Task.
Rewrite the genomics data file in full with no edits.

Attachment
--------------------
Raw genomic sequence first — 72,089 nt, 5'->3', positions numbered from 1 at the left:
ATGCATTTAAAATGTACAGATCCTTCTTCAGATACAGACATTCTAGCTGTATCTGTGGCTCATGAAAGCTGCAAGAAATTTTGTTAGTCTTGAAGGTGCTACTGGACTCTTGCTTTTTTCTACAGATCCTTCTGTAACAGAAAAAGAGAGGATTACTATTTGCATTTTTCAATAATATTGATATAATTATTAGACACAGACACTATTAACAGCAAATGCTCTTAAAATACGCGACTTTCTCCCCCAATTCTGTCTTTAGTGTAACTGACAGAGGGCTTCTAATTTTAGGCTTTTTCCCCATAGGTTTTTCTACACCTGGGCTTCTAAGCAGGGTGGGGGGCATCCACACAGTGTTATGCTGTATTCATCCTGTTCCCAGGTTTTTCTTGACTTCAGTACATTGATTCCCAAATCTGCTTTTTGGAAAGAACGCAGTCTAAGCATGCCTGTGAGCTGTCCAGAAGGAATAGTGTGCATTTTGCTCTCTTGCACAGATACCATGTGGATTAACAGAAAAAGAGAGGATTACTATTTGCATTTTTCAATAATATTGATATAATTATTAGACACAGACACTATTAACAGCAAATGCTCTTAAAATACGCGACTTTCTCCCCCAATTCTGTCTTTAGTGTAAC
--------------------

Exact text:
Raw genomic sequence first — 72,089 nt, 5'->3', positions numbered from 1 at the left:
ATGCATTTAAAATGTACAGATCCTTCTTCAGATACAGACATTCTAGCTGTATCTGTGGCTCATGAAAGCTGCAAGAAATTTTGTTAGTCTTGAAGGTGCTACTGGACTCTTGCTTTTTTCTACAGATCCTTCTGTAACAGAAAAAGAGAGGATTACTATTTGCATTTTTCAATAATATTGATATAATTATTAGACACAGACACTATTAACAGCAAATGCTCTTAAAATACGCGACTTTCTCCCCCAATTCTGTCTTTAGTGTAACTGACAGAGGGCTTCTAATTTTAGGCTTTTTCCCCATAGGTTTTTCTACACCTGGGCTTCTAAGCAGGGTGGGGGGCATCCACACAGTGTTATGCTGTATTCATCCTGTTCCCAGGTTTTTCTTGACTTCAGTACATTGATTCCCAAATCTGCTTTTTGGAAAGAACGCAGTCTAAGCATGCCTGTGAGCTGTCCAGAAGGAATAGTGTGCATTTTGCTCTCTTGCACAGATACCATGTGGATTAACAGAAAAAGAGAGGATTACTATTTGCATTTTTCAATAATATTGATATAATTATTAGACACAGACACTATTAACAGCAAATGCTCTTAAAATACGCGACTTTCTCCCCCAATTCTGTCTTTAGTGTAAC